I get thin, it gets worse. The night I was raped, a good friend, home from boot camp didn't recognize me because I had become so thin. For my high school graduation, as a gift to myself, I gained 50 pounds.

I arrived in Israel, lost all of that weight and on Thanksgiving afternoon I was taken to an empty lot in Bet Shemesh by a cab driver I had hired to take me home from the market. I left the cab unharmed but I had to walk a long way back home with my groceries and my Thanksgiving, despite the all-American effort, was not quite the same.

It sucks to be afraid of people.

It sucks to even have the thought, "Did that man in front of me at the ATM rape some girl?" "Is the guy in the truck next to me in traffic who is air bouncing his breasts at me going to go home to a daughter?"

I don't want to have those thoughts but I do, and so do these people.

And I want to thank them for this! Holla back people!!!


Gwen Stefani

The moment that I step outside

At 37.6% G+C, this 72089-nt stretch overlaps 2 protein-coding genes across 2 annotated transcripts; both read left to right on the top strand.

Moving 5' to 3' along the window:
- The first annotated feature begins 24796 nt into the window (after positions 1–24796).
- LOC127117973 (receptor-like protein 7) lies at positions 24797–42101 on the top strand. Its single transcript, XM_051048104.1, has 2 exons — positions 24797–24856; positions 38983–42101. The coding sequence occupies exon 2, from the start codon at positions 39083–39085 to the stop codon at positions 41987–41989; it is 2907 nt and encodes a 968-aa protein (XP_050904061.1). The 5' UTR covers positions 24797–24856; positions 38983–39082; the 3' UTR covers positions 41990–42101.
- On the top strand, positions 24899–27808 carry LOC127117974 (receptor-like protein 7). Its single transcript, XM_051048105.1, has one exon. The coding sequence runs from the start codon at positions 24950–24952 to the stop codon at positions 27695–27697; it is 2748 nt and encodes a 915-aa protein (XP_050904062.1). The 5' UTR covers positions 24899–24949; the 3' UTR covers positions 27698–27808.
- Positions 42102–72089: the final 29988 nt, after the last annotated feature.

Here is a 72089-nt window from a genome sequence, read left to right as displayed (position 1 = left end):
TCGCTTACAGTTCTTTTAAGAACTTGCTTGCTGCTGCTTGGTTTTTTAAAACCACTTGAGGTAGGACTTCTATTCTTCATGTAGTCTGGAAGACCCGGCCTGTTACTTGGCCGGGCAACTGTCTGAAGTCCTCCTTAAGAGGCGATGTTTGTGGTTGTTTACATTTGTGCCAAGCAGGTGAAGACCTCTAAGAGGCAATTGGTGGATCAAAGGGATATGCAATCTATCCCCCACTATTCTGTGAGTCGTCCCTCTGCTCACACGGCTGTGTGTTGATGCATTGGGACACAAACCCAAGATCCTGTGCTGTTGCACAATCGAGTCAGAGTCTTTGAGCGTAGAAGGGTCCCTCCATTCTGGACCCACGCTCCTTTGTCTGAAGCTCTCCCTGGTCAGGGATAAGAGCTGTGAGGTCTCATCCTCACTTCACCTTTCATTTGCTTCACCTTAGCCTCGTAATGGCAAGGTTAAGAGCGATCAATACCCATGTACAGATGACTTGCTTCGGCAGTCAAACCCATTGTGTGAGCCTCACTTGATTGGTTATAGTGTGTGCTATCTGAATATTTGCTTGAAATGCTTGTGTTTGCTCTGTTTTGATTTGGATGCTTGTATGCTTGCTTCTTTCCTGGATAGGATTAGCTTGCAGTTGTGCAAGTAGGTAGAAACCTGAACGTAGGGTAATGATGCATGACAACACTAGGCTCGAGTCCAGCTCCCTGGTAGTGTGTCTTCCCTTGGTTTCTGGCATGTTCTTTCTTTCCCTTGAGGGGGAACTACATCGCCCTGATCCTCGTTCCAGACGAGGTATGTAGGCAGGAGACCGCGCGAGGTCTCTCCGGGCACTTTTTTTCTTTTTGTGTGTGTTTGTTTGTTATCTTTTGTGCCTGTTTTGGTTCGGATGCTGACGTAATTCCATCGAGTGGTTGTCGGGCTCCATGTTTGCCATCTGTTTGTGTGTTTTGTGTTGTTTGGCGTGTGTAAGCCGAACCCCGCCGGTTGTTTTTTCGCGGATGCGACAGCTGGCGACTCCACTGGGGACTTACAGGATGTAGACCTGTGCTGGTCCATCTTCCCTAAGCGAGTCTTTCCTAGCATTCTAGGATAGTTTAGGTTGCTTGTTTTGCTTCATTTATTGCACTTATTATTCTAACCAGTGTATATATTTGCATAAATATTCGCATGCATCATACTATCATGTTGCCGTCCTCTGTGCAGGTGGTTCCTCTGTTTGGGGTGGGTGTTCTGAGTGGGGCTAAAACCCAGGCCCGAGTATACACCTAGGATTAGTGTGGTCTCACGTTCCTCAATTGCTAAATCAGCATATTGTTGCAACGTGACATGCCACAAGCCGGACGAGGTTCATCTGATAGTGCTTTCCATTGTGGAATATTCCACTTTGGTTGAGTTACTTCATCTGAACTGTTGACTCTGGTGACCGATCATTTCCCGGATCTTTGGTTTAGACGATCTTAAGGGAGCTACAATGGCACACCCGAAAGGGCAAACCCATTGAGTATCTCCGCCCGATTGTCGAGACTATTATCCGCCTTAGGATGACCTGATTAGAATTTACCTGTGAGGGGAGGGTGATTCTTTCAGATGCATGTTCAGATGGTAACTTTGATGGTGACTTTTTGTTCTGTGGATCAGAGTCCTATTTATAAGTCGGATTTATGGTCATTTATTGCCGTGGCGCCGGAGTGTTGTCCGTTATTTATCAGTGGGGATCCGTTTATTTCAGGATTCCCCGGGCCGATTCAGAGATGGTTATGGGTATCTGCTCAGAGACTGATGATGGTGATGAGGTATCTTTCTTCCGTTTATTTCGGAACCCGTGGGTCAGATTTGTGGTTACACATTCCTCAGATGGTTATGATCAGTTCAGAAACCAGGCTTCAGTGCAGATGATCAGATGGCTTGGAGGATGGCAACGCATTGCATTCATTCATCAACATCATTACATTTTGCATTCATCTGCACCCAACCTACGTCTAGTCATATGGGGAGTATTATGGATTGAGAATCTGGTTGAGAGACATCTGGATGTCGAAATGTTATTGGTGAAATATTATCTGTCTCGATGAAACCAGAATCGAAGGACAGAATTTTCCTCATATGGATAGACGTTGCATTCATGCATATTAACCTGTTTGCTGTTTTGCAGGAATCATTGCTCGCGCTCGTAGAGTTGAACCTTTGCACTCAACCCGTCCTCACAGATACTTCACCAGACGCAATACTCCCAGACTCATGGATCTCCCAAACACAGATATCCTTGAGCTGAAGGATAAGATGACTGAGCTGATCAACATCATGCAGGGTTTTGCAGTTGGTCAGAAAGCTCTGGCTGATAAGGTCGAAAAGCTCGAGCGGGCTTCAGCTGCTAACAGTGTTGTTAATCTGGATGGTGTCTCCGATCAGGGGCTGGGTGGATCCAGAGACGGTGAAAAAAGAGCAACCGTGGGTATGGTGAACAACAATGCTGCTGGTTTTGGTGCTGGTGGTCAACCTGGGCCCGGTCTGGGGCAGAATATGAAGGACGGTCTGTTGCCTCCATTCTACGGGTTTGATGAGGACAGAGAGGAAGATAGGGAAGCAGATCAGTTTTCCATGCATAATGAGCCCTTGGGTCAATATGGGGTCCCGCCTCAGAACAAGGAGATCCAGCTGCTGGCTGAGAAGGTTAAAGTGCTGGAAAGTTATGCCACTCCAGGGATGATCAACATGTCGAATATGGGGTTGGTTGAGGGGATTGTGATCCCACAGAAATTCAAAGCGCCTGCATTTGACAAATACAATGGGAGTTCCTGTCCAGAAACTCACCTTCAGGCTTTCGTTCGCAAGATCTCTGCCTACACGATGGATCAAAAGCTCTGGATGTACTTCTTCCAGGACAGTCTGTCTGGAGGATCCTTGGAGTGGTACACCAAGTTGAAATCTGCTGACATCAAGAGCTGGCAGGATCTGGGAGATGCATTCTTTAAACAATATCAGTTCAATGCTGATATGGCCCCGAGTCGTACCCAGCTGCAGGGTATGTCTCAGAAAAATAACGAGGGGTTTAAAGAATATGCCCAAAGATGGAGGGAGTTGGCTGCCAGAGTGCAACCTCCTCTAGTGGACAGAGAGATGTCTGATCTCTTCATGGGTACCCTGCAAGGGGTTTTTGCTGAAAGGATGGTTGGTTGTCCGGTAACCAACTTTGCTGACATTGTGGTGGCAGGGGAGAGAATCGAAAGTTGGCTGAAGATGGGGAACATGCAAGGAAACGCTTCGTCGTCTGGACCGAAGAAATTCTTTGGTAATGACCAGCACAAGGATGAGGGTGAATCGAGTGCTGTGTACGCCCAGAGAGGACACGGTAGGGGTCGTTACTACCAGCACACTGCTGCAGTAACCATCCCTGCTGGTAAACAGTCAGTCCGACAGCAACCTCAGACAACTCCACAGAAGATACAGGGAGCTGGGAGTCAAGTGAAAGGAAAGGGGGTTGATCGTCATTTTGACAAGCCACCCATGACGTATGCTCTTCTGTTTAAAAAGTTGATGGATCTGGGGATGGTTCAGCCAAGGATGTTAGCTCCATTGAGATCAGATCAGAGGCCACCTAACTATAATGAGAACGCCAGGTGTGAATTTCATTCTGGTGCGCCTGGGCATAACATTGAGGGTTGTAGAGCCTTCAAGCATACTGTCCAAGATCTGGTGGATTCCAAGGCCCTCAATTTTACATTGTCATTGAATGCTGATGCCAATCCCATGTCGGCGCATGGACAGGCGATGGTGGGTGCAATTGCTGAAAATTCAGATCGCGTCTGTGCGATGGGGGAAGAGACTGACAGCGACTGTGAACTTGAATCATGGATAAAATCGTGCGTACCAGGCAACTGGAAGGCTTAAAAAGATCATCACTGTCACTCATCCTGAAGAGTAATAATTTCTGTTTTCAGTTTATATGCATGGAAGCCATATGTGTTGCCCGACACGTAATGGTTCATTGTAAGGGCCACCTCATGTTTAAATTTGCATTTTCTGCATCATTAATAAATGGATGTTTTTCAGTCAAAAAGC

So many reasons
For me to run and hide
I can't do the little things
I hold so dear
'Cause it's all those little things
That I fear

'Cause I'm just a girl
I'd rather not be
'Cause they won't let me drive
Late at night
I'm just a girl

Guess I'm some kind of freak
'Cause they all sit and stare
With their eyes

And P!NK
At the door we don't wait cause we know them
At the bar six shots just beginning
That's when dickhead put his hands on me
But you see

I'm not here for your entertainment
You don't really want to mess with me tonight
Just stop and take a second
I was fine before you walked into my life
Cause you know it's over
Before it begins
Keep your drink just give me the money
just you and your hand tonight

And I think that is enough for this morning.

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Blogger æ said...

heck YEAH.

I remember walking to buy lunch in 5th grade and having men hang out of their car windows and yell at me about my body. 5th grade. Southern California.

I mean, it's everywhere. But when did I give up my right to feel safe by being female?

That's right, I didn't.

I loved that site Faith, thanks for sharing it. You are so strong to stand up for yourself, know when you need to leave, and tell others about it.

Thank you.


Blogger Allison said...

For fear of being leered at is why I don't breastfeed in public. It's amazing in this day and age it still goes on. Shame on the mothers and fathers that didn't teach their sons respect and manners, and correct their sons when media and society influenced them to stray. You can be sure that I will do everything to make sure my son is respectful and knows that this kind of behavior is inappropriate and downright tacky.